A growing number of younger Americans in particular are not tied to the religious institution where their grandparents and parents may have had a service after their death or from which funeral corteges would have left for the cemetery. The result is that they are more likely to opt for a method of disposing the body that places them in control of the remains.

David Sloane, Religious News Service, August 11, 2021


As Baby Boomers continue to pass away at record numbers, this is just going to increase because younger Americans en masse have rejected organized religion, but not God or a higher power.


The environmental cost


Others simply dislike the entire process of embalming a body so that it can last for centuries in a conventional cemetery.


A second major factor is environmental concerns related to a conventional internment, in which a body is placed in a casket and the casket is buried or entombed.


Alexandra Harker, a landscape architect working to improve America’s sustainable environments, has described how concerns about such burials in the cemetery range from issues about the use of the land to the methods by which the body is prepared and stored.


Some people are increasingly upset by the environmental costs of a burial. A conventional burial necessitates the body being embalmed, usually with formaldehyde; placed in a casket, often made of hardwood or steel; then lowered in many cases into a concrete or steel grave liner or vault, with the surrounding lawn typically kept green by the use of pesticides. Roughly 1.5 million burials or entombments means Americans are using thousands of tons of copper, bronze and steel, over 800,000 gallons of embalming fluid and millions of feet of wood.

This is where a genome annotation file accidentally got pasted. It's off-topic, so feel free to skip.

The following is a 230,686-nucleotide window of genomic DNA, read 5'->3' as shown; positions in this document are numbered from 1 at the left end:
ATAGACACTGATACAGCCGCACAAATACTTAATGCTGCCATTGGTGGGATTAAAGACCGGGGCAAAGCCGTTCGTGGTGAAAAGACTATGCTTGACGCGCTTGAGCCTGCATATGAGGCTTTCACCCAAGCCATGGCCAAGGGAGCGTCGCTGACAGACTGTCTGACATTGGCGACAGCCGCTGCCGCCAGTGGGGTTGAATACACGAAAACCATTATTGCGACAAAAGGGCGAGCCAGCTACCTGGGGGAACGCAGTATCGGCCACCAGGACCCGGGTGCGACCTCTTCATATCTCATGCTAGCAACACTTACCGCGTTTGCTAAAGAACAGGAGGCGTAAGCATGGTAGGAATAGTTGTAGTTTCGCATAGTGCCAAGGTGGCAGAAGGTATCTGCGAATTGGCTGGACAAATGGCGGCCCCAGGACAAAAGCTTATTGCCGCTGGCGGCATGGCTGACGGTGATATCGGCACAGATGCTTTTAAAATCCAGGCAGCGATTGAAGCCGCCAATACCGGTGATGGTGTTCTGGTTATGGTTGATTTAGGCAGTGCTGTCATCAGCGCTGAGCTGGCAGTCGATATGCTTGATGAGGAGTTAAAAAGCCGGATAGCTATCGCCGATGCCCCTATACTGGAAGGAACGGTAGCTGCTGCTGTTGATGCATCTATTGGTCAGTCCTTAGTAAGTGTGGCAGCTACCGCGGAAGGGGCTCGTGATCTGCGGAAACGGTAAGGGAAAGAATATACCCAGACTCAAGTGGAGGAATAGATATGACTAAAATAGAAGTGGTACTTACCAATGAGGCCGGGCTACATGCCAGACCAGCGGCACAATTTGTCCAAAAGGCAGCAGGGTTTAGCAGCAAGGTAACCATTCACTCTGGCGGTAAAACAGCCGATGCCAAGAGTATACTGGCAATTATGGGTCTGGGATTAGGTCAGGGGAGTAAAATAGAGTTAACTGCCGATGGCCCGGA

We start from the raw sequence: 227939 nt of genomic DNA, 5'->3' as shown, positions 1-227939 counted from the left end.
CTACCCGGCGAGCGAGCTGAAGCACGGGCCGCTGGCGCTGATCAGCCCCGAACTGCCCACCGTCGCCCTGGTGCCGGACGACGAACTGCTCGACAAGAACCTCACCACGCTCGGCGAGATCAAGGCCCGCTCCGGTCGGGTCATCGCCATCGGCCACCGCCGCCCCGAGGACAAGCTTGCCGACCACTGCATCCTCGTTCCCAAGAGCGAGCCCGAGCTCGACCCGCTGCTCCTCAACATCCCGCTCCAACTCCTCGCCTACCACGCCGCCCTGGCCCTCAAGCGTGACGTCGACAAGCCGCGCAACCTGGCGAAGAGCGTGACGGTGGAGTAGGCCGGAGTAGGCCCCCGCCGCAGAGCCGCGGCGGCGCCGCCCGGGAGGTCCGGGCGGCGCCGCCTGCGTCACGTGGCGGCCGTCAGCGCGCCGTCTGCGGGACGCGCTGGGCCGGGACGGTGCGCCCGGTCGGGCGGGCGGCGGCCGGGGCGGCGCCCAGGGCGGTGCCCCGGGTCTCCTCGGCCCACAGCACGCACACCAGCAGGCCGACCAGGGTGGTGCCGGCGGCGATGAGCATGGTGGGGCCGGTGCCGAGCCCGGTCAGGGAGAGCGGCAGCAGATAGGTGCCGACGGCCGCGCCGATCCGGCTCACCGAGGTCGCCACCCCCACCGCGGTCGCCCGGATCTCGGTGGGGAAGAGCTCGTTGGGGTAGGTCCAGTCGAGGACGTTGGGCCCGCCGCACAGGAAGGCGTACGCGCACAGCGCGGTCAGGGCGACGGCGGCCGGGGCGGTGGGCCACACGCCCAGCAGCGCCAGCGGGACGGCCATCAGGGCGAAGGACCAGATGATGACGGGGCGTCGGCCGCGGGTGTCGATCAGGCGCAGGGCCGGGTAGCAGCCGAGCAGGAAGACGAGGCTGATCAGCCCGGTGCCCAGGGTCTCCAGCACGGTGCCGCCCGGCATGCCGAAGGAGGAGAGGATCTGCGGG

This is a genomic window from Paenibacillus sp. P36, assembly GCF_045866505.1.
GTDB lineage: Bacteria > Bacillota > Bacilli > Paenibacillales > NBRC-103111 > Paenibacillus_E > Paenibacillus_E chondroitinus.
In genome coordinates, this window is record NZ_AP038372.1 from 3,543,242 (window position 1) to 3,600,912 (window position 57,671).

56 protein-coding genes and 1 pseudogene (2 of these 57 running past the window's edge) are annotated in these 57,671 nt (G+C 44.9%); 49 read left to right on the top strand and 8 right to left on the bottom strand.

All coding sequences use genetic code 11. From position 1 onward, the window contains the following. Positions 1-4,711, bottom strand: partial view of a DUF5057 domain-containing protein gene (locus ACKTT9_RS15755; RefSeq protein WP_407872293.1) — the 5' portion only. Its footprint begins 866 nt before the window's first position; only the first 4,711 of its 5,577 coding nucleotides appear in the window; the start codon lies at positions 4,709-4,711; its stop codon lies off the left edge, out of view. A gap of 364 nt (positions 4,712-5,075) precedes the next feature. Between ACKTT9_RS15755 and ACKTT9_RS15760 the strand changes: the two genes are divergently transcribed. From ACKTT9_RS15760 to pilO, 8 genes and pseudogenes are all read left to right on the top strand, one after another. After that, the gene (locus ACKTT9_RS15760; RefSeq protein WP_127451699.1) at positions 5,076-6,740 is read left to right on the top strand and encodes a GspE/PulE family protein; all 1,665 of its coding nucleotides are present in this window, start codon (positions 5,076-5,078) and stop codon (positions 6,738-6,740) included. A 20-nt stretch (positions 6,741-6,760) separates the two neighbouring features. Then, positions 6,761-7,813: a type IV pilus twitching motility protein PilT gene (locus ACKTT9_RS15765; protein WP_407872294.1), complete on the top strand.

David Sloane, Religious News Service, August 11, 2021


Americans are now “comfortable with cremation”


The major change, however, is that Americans have come to accept cremation as a reasonable alternative to a traditional burial. It is both a philosophical and a practical acceptance, and it is likely to change the future of funeral directors in America,


Most Americans are now comfortable with cremation as a practice. They like the power that it gives them to inter the remains in the cemetery, keep them at home, or scatter them in forests, parks, oceans and streams.


Alternatives, such as green burial, will challenge this practice, but for the foreseeable future, Americans have joined much of the world in embracing cremation.


David Sloane, Religious News Service, August 11, 2021


I have chosen to be cremated, but as I approach my 76th birthday, I realize that I need to pay for it now. I have hesitated to do so because I had moved from Pennsylvania, but once I move back later this year, I will do that.


As for my brother


Back in the 1990s, the Catholic Church approved of cremation but did not allow the remains to be in the church during the service. A friend of our family passed away and was cremated, but my brother told the family that they could not bring the remains into the church.


A friend of the family, however, who thought that was wrong, carried the fairly large container into the church. Few knew what was in it, but I did. It was the remains of the family friend, and she was buried in the Catholic Church as was her wish.


My brother never learned about this. I was tempted to tell him late in his life, but opted not to do so. He was taking blood pressure meds, among many others.


The Catholic Church changed that policy and now allows the remains, although some of the right-wing bishops probably still forbid it.


While the Old Testament is more fiction than fact, these words still resonate with me,


For you are dust,

and to dust you shall return.


Genesis: 3:19